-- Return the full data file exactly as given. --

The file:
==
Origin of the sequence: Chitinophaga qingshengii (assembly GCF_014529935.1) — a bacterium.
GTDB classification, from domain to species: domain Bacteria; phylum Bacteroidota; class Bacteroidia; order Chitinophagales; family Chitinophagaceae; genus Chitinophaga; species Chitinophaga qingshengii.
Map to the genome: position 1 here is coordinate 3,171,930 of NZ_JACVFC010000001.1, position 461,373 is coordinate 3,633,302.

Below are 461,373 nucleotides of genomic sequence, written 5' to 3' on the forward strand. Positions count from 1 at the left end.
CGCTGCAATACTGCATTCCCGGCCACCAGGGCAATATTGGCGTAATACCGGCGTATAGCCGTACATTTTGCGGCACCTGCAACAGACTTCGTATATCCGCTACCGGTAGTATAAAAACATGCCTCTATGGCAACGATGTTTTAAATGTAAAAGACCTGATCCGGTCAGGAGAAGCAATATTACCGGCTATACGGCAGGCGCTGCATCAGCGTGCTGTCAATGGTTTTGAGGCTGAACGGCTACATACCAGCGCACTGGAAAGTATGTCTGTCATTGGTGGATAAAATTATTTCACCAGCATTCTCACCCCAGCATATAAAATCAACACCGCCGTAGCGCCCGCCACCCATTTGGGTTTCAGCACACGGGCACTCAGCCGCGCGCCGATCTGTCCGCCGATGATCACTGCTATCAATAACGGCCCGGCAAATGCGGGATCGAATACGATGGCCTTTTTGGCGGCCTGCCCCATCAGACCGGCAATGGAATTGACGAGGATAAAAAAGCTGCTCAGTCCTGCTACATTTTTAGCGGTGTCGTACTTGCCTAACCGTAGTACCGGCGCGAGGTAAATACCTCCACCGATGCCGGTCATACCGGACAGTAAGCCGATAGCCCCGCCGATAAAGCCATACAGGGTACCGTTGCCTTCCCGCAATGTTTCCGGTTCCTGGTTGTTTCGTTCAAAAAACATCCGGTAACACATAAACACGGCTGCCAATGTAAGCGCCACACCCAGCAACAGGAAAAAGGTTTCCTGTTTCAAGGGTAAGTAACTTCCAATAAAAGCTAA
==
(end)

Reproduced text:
Origin of the sequence: Chitinophaga qingshengii (assembly GCF_014529935.1) — a bacterium.
GTDB classification, from domain to species: domain Bacteria; phylum Bacteroidota; class Bacteroidia; order Chitinophagales; family Chitinophagaceae; genus Chitinophaga; species Chitinophaga qingshengii.
Map to the genome: position 1 here is coordinate 3,171,930 of NZ_JACVFC010000001.1, position 461,373 is coordinate 3,633,302.

Below are 461,373 nucleotides of genomic sequence, written 5' to 3' on the forward strand. Positions count from 1 at the left end.
CGCTGCAATACTGCATTCCCGGCCACCAGGGCAATATTGGCGTAATACCGGCGTATAGCCGTACATTTTGCGGCACCTGCAACAGACTTCGTATATCCGCTACCGGTAGTATAAAAACATGCCTCTATGGCAACGATGTTTTAAATGTAAAAGACCTGATCCGGTCAGGAGAAGCAATATTACCGGCTATACGGCAGGCGCTGCATCAGCGTGCTGTCAATGGTTTTGAGGCTGAACGGCTACATACCAGCGCACTGGAAAGTATGTCTGTCATTGGTGGATAAAATTATTTCACCAGCATTCTCACCCCAGCATATAAAATCAACACCGCCGTAGCGCCCGCCACCCATTTGGGTTTCAGCACACGGGCACTCAGCCGCGCGCCGATCTGTCCGCCGATGATCACTGCTATCAATAACGGCCCGGCAAATGCGGGATCGAATACGATGGCCTTTTTGGCGGCCTGCCCCATCAGACCGGCAATGGAATTGACGAGGATAAAAAAGCTGCTCAGTCCTGCTACATTTTTAGCGGTGTCGTACTTGCCTAACCGTAGTACCGGCGCGAGGTAAATACCTCCACCGATGCCGGTCATACCGGACAGTAAGCCGATAGCCCCGCCGATAAAGCCATACAGGGTACCGTTGCCTTCCCGCAATGTTTCCGGTTCCTGGTTGTTTCGTTCAAAAAACATCCGGTAACACATAAACACGGCTGCCAATGTAAGCGCCACACCCAGCAACAGGAAAAAGGTTTCCTGTTTCAAGGGTAAGTAACTTCCAATAAAAGCTAA